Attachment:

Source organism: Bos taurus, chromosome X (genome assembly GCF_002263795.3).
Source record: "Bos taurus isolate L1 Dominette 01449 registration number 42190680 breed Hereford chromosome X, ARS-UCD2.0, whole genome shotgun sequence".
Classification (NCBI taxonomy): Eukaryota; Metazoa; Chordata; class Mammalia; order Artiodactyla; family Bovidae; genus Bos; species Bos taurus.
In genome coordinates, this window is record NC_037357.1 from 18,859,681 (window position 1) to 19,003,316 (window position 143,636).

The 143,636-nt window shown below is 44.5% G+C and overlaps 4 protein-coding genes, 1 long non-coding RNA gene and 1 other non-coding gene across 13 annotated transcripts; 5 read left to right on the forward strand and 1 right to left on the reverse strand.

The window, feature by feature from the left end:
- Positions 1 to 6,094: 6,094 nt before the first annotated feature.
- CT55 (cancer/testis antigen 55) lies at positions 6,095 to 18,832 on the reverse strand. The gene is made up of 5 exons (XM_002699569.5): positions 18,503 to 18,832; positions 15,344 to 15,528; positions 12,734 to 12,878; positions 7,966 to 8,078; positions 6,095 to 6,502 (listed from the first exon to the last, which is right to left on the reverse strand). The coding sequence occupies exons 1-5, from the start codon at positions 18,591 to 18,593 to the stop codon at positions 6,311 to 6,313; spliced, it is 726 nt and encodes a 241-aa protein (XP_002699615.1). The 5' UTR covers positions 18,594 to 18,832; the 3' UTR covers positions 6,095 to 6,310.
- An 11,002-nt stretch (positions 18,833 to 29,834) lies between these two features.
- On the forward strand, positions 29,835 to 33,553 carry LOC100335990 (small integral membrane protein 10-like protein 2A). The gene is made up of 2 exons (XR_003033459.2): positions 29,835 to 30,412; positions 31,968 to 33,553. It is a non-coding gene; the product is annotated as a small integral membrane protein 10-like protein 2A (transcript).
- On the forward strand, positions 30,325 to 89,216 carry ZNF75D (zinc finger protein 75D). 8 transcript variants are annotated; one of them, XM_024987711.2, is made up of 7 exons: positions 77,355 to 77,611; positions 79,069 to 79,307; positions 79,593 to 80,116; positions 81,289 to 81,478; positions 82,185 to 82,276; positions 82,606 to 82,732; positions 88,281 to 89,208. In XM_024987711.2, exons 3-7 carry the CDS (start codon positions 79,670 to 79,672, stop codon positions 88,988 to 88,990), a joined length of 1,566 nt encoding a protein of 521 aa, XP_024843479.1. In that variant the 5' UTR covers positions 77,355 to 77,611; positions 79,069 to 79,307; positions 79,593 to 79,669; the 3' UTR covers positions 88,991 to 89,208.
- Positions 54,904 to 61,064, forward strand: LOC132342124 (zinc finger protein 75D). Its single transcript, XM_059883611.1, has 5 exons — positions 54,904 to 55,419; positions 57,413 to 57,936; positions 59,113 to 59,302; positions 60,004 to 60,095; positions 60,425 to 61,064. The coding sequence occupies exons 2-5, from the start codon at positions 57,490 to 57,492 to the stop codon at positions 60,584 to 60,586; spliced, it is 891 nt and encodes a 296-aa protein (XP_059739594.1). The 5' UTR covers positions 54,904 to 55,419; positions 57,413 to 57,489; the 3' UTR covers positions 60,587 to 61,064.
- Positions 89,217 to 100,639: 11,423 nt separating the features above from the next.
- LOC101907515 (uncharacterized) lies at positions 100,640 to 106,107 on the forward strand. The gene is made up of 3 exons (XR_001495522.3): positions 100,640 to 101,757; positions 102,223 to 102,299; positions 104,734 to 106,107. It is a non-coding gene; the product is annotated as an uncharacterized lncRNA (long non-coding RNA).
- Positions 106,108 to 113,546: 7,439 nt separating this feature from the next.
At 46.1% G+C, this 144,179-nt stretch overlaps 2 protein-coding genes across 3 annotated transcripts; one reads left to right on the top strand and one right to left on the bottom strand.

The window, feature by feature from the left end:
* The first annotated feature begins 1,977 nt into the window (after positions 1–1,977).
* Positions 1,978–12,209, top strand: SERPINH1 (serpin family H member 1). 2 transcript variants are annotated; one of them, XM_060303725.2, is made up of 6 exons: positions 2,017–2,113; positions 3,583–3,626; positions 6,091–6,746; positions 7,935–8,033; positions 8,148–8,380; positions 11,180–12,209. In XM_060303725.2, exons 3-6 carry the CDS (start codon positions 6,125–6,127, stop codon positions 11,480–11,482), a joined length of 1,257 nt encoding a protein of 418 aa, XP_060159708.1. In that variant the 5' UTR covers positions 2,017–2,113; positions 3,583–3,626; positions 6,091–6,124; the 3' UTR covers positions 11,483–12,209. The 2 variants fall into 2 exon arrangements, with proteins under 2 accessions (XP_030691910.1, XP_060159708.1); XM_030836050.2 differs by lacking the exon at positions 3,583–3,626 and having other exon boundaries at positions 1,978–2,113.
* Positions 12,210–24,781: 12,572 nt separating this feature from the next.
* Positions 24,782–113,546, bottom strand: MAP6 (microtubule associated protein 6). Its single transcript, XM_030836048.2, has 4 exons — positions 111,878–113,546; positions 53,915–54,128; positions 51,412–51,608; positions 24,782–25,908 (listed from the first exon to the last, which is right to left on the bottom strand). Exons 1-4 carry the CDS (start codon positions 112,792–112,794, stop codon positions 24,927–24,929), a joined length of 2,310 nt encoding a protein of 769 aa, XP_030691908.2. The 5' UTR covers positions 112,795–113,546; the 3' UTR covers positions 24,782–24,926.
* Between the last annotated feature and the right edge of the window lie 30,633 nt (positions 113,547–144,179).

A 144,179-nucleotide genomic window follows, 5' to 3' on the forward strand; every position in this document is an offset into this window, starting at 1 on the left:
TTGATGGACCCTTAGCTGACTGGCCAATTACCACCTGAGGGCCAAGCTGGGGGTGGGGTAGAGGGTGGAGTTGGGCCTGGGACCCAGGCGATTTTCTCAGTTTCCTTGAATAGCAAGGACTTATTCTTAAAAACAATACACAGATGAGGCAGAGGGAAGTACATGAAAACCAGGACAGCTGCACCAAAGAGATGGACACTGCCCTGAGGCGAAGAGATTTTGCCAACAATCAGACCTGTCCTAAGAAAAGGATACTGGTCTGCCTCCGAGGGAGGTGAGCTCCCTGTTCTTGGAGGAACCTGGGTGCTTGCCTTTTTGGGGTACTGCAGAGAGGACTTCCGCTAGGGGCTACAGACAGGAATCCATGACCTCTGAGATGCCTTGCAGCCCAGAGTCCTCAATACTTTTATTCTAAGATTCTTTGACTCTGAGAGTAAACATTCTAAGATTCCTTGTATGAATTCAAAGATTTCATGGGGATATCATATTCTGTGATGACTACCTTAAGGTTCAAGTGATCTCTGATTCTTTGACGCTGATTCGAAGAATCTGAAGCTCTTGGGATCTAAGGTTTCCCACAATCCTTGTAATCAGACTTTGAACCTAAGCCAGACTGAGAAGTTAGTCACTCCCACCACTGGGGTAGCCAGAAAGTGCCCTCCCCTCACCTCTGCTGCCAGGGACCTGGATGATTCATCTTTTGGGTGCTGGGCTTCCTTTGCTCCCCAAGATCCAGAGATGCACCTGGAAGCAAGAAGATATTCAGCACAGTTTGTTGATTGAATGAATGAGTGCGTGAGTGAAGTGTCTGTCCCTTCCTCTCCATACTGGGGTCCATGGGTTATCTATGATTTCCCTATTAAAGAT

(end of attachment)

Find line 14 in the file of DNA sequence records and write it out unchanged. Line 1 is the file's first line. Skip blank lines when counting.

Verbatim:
- LOC101907515 (uncharacterized) lies at positions 100,640 to 106,107 on the forward strand. The gene is made up of 3 exons (XR_001495522.3): positions 100,640 to 101,757; positions 102,223 to 102,299; positions 104,734 to 106,107. It is a non-coding gene; the product is annotated as an uncharacterized lncRNA (long non-coding RNA).